This study draws on two longitudinal case studies of the French and Danish joint audit models to understand and compare how mandatory joint audits have emerged and evolved. In both settings, joint audits appeared in the 1930s to increase auditors’ competence and independence. After a few decades of practice, joint audits became taken for granted, but in the 1980s, conglomerated audit networks attempted to circumvent the joint audit rule, entering into conflict with local auditors. In France, the main association of auditors adopted successive regulatory measures that prevented circumventing the model, therefore avoiding its erosion. Such regulatory layering crucially reshaped the model to sustain belief in its potential whenever a particular form of joint audit failed. In Denmark, the local audit firms essentially resisted attacks against the model rhetorically, which was insufficient to prevent its erosion in the 1990s and its suppression by the law in 2005. Contrasting the two cases shows the multi-modal ways in which actors undertake institutional work and it provides timely information for regulators engaged in discussions about joint audits.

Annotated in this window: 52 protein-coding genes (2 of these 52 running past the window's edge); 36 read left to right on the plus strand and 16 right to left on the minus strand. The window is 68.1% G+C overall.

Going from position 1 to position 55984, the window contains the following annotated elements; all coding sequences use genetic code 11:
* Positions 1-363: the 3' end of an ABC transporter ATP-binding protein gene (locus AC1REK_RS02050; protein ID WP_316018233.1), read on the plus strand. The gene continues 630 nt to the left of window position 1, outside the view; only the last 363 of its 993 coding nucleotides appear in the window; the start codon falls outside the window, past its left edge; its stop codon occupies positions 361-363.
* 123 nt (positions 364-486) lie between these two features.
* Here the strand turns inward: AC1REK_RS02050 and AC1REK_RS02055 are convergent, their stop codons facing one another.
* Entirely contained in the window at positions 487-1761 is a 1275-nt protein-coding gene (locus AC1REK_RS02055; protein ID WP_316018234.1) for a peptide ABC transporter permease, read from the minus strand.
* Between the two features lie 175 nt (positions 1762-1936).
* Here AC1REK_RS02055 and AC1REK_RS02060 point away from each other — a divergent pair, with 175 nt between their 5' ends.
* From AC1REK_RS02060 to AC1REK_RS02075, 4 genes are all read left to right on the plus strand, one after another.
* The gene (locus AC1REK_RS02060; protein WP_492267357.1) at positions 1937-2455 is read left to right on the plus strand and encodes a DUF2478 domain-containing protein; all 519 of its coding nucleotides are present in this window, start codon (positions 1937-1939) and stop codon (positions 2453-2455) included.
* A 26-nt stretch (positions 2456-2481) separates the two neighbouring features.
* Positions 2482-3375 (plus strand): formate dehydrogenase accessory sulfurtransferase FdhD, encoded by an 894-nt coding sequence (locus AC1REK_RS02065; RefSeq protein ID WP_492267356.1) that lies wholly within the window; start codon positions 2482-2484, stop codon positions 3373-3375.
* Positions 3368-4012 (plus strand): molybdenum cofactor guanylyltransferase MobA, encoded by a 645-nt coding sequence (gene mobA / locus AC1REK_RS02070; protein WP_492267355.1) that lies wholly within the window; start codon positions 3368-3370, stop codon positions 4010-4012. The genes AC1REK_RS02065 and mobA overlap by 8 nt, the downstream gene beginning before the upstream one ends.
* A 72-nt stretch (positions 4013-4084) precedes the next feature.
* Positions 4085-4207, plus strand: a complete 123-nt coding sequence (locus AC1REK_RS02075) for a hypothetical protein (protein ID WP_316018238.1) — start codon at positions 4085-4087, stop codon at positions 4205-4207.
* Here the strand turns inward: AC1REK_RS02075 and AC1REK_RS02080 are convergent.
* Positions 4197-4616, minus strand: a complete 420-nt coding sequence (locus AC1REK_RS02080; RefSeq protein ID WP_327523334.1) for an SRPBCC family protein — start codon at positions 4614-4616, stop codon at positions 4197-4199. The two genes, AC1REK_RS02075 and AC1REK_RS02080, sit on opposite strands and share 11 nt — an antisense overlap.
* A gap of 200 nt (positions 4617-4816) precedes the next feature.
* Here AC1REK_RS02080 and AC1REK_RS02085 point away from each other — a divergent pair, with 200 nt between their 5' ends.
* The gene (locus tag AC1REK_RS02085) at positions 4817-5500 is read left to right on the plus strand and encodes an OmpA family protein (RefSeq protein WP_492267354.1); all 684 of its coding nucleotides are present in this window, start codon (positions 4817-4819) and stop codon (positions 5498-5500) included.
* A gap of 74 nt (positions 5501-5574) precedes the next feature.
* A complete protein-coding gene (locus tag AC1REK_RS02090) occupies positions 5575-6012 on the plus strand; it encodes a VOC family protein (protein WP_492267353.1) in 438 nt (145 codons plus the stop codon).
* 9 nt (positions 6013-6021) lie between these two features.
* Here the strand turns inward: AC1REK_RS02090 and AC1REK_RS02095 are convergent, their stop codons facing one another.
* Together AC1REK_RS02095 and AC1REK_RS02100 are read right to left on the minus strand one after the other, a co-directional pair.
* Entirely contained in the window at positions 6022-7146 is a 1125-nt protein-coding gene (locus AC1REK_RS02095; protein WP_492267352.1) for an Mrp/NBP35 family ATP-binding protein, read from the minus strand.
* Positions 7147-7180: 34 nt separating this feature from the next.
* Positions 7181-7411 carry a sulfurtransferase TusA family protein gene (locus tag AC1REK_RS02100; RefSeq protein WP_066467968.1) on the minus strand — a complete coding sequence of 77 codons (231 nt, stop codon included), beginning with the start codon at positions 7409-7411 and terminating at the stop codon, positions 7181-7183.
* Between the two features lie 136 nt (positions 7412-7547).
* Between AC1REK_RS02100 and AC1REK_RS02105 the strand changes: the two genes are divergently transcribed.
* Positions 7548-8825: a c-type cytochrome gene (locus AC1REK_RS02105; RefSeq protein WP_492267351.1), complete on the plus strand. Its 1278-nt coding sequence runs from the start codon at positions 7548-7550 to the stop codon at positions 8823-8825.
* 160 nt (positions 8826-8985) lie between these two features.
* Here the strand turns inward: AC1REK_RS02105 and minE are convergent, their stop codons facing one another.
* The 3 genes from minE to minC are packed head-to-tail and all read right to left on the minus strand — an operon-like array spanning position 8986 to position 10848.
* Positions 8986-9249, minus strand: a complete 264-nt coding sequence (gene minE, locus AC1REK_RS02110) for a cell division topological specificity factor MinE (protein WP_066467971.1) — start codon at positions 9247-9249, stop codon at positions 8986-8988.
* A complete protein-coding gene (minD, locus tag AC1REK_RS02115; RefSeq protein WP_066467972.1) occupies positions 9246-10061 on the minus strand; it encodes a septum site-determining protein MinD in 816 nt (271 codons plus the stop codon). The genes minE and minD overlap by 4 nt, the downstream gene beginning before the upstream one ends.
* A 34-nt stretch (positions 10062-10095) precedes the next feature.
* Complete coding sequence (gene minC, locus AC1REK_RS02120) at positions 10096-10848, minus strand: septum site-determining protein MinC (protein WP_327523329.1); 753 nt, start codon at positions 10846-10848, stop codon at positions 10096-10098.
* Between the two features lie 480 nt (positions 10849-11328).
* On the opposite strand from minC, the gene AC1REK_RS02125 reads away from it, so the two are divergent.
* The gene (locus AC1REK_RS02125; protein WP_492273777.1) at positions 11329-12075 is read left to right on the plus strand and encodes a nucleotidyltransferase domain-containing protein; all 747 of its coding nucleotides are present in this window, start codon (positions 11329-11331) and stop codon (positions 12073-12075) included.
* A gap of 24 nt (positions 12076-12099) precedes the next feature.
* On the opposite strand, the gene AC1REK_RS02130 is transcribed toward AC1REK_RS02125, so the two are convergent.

Bibliographical notePublished online: 25 March 2022
- Mandatory Joint Audit
- Institutional Work
- Regulatory Layering